Tuesday, 21 April 2015

Abandoned Earth Satellite Station

And now, for something completely different....I though I would digress from my recent Naval-related posts for one of my other photographic endeavours. 

One of my favourite things to point a camera at (other than ships) is abandoned buildings and structures. For a number of years, I had scoured the Nova Scotia countryside looking for old houses, not realizing that there was a significant abandoned complex fairly close to home - the old Teleglobe earth-satellite station in Charleston, NS. Very close, in fact, to my home town. 

An old information board lies partly buried in the grass outside one of the main buildings.
Teleglobe started off life as the Canadian Overseas Telecommunications Corporation (COTC), and the facility in Charleston was built in the 1960's as Canada's first earth-satellite station. I remember watching parts of the 1984 Winter Olympics from Sarajevo, and seeing the graphics showing how the signal was being beamed into Canadian households, via the Charleston facility. Around the same time, I also visited the facility on a field trip with the Beavers or Cubs. The time lag present in satellite communications was demonstrated to us by allowing us to use a telephone that bounced a signal off the satellite; we could say something, and hear it bounce back with some delay. I don't remember what I said. 

When I was there, the original satellite dish still stood under a large inflatable dome, accessed via airlocks to prevent the air from escaping.

Interior of the original pressurized dome. It had been converted for salt storage. In order to get this image, I had to shoot through a hole in the wall, to fit everything in.
The original dish was installed on the large concrete base in the middle of the photo above, and the bottom of the inflatable dome rested on the rim of the concrete wall that circles it. I seem to recall that there was a small window in the dome for the dish to "see" out, but that was 30 years ago and I may be mistaken. The wooden roof trusses were added later, to shelter the area to allow storage for road salt on the far side of the base - at least, I assume that is what was done. Remains of the salt are still there, along with the green air filters that I assume have been strewn about by vandals. The trenches in the floor once accommodated electrical cables and the like. 

This map once showed showed a network of satellite stations. 
Light peaks down into the chamber under the original dish mounting.
The original dish eventually became obsolete, and was replaced by two more modern dishes that were installed outside, and did not require a dome for protection.

The only remaining dish had been cut down, but was not immediately scrapped.
Of those two dishes, one had already been scrapped, and the final dome had been cut down - but was not scrapped for several years. It was kind of eerie to see this dish crashed down to the ground.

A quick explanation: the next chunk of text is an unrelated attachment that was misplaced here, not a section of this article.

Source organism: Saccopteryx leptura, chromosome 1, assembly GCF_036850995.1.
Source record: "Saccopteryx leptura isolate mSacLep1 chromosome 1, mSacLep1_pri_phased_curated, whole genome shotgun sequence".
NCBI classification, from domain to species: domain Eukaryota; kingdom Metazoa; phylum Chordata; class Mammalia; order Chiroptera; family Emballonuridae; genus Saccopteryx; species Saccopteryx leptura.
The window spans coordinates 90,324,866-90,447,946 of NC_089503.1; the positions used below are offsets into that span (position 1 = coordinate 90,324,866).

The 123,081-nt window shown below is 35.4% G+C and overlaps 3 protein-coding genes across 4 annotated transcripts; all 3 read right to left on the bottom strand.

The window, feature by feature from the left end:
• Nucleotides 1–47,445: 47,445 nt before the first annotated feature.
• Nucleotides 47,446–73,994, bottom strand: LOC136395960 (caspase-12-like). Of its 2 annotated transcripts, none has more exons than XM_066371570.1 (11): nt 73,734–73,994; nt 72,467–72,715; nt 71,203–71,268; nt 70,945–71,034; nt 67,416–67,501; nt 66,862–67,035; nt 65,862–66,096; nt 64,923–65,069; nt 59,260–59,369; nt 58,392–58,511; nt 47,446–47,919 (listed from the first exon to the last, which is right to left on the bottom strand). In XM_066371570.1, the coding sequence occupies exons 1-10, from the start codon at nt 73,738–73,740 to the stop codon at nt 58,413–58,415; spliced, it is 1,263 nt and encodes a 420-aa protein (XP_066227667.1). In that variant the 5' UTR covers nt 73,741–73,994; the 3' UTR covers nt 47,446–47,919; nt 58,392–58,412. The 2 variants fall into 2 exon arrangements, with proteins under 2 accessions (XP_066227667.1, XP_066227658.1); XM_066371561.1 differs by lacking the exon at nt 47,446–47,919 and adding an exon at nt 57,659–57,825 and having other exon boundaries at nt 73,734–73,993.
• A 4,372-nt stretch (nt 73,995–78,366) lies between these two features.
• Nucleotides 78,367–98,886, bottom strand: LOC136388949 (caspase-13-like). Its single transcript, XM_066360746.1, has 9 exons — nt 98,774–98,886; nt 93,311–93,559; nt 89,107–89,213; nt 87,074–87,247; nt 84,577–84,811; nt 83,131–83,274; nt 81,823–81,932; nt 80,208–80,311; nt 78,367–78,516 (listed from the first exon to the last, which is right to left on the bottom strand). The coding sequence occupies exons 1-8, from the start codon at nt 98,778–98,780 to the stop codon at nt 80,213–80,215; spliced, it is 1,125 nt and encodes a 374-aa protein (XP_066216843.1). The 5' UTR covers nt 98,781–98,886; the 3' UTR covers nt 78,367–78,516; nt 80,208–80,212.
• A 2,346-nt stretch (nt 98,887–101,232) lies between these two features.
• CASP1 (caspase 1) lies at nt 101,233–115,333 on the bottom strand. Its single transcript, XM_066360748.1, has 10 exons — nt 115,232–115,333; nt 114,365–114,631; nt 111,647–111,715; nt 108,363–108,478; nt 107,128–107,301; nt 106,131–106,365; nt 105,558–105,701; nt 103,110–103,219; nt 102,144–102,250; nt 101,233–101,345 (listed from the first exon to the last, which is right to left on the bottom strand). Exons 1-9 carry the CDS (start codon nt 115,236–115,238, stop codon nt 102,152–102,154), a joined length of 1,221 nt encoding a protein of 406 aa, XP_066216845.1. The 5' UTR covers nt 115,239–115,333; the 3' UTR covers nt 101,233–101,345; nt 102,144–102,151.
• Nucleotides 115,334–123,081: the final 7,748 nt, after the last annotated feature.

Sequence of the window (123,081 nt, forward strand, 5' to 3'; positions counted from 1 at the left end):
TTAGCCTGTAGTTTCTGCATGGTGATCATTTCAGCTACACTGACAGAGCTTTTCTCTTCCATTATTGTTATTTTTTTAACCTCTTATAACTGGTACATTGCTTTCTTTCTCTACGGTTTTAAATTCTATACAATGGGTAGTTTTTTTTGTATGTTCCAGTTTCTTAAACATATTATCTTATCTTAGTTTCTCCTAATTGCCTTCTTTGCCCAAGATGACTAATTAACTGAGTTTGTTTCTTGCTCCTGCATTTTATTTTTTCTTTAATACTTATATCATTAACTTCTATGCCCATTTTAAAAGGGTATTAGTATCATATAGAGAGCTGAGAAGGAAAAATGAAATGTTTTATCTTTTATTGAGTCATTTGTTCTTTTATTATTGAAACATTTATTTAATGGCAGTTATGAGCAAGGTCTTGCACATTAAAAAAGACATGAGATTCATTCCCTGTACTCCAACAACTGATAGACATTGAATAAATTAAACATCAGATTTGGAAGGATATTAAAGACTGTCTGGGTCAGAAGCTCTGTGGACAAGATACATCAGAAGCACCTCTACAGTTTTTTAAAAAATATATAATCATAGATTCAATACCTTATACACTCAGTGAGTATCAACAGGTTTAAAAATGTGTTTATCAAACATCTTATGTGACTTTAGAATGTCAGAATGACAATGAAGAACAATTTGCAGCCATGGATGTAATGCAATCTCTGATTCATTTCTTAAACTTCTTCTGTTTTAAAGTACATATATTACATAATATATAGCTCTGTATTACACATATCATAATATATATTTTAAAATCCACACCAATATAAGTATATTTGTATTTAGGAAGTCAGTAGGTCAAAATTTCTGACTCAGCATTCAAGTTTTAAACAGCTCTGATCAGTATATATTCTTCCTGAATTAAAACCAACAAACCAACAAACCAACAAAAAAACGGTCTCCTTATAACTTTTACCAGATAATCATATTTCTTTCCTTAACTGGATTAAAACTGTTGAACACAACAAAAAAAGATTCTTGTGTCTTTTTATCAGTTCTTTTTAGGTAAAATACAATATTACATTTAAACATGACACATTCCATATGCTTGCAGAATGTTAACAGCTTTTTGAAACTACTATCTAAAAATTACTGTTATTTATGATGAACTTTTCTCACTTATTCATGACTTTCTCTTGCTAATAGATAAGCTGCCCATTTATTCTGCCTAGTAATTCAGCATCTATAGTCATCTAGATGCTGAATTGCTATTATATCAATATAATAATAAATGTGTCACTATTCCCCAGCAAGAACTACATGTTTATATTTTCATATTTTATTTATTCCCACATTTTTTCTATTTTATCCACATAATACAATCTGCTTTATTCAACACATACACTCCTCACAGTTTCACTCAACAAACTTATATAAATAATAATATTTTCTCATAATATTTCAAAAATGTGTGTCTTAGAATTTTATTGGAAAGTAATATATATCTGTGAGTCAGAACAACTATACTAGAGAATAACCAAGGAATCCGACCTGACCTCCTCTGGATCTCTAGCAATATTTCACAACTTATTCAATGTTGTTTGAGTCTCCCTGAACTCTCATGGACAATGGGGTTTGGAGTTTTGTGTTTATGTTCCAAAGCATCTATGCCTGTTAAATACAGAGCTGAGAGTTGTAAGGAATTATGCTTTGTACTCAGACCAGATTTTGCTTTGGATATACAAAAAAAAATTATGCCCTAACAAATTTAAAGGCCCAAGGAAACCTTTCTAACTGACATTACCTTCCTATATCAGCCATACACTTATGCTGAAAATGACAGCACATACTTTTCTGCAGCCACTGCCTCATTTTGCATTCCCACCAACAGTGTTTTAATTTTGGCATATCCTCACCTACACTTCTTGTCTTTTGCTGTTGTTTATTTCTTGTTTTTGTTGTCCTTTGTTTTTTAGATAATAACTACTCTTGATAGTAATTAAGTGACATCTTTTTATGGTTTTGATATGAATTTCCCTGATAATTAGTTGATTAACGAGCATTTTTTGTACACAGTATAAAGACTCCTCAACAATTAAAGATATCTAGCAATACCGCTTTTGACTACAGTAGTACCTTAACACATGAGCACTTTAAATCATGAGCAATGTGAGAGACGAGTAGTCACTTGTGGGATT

Demolition had begun on the base for the scrapped dish, but crews appear to have given up trying to break up the heavily reinforced concrete. A yellowish scum coated the surface of the water that filled the base.
My understanding is that when the facility was abandoned, it was left largely intact, and it was some time before things started being removed. I don't know if the facility was stripped by the legitimate owners, or if it was scavenged by others. 

Access panels remain open on electrical equipment.
By the time we started exploring the facility, it had been heavily stripped of any equipment and materials that had any residual value. These open panels exposed the gutted remains of the equipment. 

The missing pieces are presumably valves or other fittings that were more valuable than the pipe itself.
I really liked the way the light fell right on the desk, leaving the fringes of the room darker.
Remains of the raised floor panels littered this room, after being removed to access the cables below.
A friend of mine made a nice art print from a photo of the caution tape wrapped around the column in this photo during one of our earlier visits to Teleglobe. He went back on a subsequent trip to see if he would get a better image from his new camera, only to find it had been vandalized by the paintballers that occasionally used the facility for their war games. My revulsion for paintball probably stems from the paintball paint still oozing from many of the surfaces during our expeditions there. 

Oh, look - the remains of a green paintball clutter this image.
This long breezeway connected the two main complexes on the site.
We visited the facility four times, starting in November 2007. By the time of our last visit in April 2011, one of the two main buildings had been torn down, and the fallen dish had been removed. Google Maps has high resolution imagery of the facility taken before some of the larger buildings were demolished, but apparently after the last dish was scrapped, so I would guess this was taken sometime in the summer of 2010.

Lighthouse NOW has prepared a short video showing the facility in its prime, as well as some interviews with former employees. 

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